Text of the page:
I’m suggesting something quite different - the person’s attitude affects how he delivers the gift.

This is a “bad beef” you are delivering to me, Cars. I don’t really want to rain on your parade.

Of course the person’s attitude affects how he delivers the gift. It might actually be something besides blood-sucking. We do need a point of view which articulates what it is all aimed at! The greatest good for the greatest number? This is an optimization problem and does not mean that the number can be as large as you want it to be.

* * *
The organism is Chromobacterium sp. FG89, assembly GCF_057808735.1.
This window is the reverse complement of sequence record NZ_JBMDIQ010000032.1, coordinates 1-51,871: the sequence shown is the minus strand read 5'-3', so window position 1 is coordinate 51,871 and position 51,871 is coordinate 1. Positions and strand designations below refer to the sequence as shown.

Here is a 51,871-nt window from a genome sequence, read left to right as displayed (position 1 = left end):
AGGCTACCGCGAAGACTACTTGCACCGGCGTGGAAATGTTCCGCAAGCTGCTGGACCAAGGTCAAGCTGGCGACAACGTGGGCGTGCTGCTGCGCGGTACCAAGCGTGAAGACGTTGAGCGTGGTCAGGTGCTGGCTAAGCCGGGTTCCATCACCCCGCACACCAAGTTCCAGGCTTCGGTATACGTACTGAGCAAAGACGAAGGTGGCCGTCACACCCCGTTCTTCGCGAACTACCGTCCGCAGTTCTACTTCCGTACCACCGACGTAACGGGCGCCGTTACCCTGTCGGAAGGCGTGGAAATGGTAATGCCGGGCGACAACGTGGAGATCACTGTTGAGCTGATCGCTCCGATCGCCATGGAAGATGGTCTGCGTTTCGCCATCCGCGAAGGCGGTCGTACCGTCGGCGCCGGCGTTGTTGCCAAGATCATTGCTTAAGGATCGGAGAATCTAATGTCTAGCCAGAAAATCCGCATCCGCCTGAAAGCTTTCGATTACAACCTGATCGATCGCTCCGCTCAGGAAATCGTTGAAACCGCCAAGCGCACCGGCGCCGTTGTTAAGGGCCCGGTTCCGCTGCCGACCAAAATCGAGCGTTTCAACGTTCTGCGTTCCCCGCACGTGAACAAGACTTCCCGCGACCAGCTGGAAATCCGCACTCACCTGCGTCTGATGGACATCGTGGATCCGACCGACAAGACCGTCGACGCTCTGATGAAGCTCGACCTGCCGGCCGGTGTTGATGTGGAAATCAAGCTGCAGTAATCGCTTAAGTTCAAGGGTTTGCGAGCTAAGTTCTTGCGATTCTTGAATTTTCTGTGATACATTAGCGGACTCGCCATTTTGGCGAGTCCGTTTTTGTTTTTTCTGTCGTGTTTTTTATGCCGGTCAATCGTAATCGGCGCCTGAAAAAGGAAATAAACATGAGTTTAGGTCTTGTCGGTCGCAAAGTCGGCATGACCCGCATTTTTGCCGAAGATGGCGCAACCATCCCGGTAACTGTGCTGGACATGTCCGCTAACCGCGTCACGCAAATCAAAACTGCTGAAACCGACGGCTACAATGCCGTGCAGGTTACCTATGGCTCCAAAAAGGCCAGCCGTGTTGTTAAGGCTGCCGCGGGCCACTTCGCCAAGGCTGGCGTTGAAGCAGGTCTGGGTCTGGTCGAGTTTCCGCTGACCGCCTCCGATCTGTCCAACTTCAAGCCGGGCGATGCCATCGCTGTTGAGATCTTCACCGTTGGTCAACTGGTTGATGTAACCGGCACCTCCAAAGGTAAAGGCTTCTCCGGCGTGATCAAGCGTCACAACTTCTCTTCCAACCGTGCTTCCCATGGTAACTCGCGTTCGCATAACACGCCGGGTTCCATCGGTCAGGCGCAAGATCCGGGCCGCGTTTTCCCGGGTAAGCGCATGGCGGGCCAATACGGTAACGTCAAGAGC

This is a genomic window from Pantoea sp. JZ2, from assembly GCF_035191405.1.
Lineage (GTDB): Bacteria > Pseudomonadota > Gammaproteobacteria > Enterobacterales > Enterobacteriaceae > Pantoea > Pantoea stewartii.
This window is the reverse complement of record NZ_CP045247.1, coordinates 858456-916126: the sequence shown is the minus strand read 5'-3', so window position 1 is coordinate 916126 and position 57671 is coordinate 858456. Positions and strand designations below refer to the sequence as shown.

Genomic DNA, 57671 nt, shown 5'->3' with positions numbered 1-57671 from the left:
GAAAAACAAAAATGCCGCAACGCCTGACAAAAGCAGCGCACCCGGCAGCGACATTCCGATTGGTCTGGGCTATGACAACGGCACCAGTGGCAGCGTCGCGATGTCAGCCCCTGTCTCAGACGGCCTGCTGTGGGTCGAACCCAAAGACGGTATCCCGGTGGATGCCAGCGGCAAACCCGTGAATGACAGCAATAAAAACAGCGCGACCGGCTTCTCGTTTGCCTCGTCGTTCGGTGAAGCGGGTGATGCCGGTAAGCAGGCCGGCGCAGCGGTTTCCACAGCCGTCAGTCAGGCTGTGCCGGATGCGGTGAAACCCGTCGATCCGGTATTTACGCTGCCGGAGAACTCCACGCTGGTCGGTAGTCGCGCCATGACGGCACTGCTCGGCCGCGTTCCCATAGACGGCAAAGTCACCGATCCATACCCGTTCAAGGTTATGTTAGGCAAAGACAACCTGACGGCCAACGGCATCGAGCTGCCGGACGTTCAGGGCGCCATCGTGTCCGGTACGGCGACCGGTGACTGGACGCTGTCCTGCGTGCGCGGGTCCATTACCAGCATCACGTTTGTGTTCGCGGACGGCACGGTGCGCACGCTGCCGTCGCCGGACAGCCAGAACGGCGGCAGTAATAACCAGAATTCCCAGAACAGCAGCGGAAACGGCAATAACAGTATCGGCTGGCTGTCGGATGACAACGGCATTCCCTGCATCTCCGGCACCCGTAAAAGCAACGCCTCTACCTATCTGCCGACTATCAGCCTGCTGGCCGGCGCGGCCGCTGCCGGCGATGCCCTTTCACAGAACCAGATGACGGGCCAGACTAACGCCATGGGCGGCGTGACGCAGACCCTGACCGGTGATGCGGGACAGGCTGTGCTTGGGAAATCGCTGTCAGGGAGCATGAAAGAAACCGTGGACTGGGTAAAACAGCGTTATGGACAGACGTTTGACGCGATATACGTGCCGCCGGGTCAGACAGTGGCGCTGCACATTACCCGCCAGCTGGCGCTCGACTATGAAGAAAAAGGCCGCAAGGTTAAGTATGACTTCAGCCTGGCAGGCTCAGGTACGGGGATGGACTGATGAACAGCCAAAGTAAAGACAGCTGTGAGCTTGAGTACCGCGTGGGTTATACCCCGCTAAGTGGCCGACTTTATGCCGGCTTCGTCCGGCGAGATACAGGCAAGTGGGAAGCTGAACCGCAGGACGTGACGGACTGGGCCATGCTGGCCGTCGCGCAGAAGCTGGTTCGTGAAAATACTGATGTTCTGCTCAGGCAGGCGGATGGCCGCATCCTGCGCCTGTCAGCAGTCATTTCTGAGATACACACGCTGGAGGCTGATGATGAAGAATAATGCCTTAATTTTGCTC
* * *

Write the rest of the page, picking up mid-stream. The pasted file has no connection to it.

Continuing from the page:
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Posted: 30 June 2008 09:06 AM   [ Ignore ]   [ # 18 ]  
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Just gonna throw some random thoughts since there is little else happening today.

If the message of this thread is that all good acts are ultimately driven by self interest then I obviously agree.

Any good action is likely to fall in one of two categories, either a good deed with the purpose of gaining something, support, control, favor etc.
Or a good deed that is purely the product of that sneaky urge to feel good about yourself.

Its also true ofcourse that while do gooding to people you don’t know in order for you to feel good is probably a very useful misfiring. Given not all aid and help is needed, wanted or well applied. But sometimes it is, regardless of the reasons, and people who don’t want or need help are free to decline it.